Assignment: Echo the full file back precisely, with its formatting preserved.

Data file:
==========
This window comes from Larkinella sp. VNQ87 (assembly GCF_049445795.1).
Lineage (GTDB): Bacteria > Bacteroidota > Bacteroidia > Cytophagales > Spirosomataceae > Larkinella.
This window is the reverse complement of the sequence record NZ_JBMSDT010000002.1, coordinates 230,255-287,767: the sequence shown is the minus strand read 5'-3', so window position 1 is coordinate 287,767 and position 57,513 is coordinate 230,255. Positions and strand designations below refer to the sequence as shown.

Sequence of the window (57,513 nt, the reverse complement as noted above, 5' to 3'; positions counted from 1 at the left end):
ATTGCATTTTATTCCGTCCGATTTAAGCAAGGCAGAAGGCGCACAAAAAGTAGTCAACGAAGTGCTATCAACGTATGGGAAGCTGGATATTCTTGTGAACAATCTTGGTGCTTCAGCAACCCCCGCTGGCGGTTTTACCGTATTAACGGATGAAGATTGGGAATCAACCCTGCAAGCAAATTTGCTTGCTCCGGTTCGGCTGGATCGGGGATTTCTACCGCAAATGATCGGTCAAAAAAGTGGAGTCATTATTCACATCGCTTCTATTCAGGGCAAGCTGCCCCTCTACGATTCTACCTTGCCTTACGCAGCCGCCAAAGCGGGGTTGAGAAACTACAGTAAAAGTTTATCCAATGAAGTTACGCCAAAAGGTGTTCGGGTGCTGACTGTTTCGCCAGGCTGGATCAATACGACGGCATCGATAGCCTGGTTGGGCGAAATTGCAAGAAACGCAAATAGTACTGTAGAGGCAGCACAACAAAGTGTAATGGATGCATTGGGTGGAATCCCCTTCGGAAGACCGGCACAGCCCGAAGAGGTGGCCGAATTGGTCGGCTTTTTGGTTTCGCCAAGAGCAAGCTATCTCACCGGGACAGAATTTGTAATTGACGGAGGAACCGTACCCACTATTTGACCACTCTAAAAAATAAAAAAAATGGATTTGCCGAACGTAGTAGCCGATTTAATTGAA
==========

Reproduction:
This window comes from Larkinella sp. VNQ87 (assembly GCF_049445795.1).
Lineage (GTDB): Bacteria > Bacteroidota > Bacteroidia > Cytophagales > Spirosomataceae > Larkinella.
This window is the reverse complement of the sequence record NZ_JBMSDT010000002.1, coordinates 230,255-287,767: the sequence shown is the minus strand read 5'-3', so window position 1 is coordinate 287,767 and position 57,513 is coordinate 230,255. Positions and strand designations below refer to the sequence as shown.

Sequence of the window (57,513 nt, the reverse complement as noted above, 5' to 3'; positions counted from 1 at the left end):
ATTGCATTTTATTCCGTCCGATTTAAGCAAGGCAGAAGGCGCACAAAAAGTAGTCAACGAAGTGCTATCAACGTATGGGAAGCTGGATATTCTTGTGAACAATCTTGGTGCTTCAGCAACCCCCGCTGGCGGTTTTACCGTATTAACGGATGAAGATTGGGAATCAACCCTGCAAGCAAATTTGCTTGCTCCGGTTCGGCTGGATCGGGGATTTCTACCGCAAATGATCGGTCAAAAAAGTGGAGTCATTATTCACATCGCTTCTATTCAGGGCAAGCTGCCCCTCTACGATTCTACCTTGCCTTACGCAGCCGCCAAAGCGGGGTTGAGAAACTACAGTAAAAGTTTATCCAATGAAGTTACGCCAAAAGGTGTTCGGGTGCTGACTGTTTCGCCAGGCTGGATCAATACGACGGCATCGATAGCCTGGTTGGGCGAAATTGCAAGAAACGCAAATAGTACTGTAGAGGCAGCACAACAAAGTGTAATGGATGCATTGGGTGGAATCCCCTTCGGAAGACCGGCACAGCCCGAAGAGGTGGCCGAATTGGTCGGCTTTTTGGTTTCGCCAAGAGCAAGCTATCTCACCGGGACAGAATTTGTAATTGACGGAGGAACCGTACCCACTATTTGACCACTCTAAAAAATAAAAAAAATGGATTTGCCGAACGTAGTAGCCGATTTAATTGAA